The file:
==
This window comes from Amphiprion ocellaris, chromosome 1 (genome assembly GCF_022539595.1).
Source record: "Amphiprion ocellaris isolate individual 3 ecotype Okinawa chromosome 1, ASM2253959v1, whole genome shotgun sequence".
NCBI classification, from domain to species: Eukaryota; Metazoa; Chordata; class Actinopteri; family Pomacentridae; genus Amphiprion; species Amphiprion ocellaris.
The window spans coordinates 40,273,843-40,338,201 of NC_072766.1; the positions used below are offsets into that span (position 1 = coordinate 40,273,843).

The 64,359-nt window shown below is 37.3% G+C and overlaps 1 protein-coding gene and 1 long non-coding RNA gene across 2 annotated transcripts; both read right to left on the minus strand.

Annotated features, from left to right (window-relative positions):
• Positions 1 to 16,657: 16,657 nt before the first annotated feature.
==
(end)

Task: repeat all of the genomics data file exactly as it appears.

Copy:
This window comes from Amphiprion ocellaris, chromosome 1 (genome assembly GCF_022539595.1).
Source record: "Amphiprion ocellaris isolate individual 3 ecotype Okinawa chromosome 1, ASM2253959v1, whole genome shotgun sequence".
NCBI classification, from domain to species: Eukaryota; Metazoa; Chordata; class Actinopteri; family Pomacentridae; genus Amphiprion; species Amphiprion ocellaris.
The window spans coordinates 40,273,843-40,338,201 of NC_072766.1; the positions used below are offsets into that span (position 1 = coordinate 40,273,843).

The 64,359-nt window shown below is 37.3% G+C and overlaps 1 protein-coding gene and 1 long non-coding RNA gene across 2 annotated transcripts; both read right to left on the minus strand.

Annotated features, from left to right (window-relative positions):
• Positions 1 to 16,657: 16,657 nt before the first annotated feature.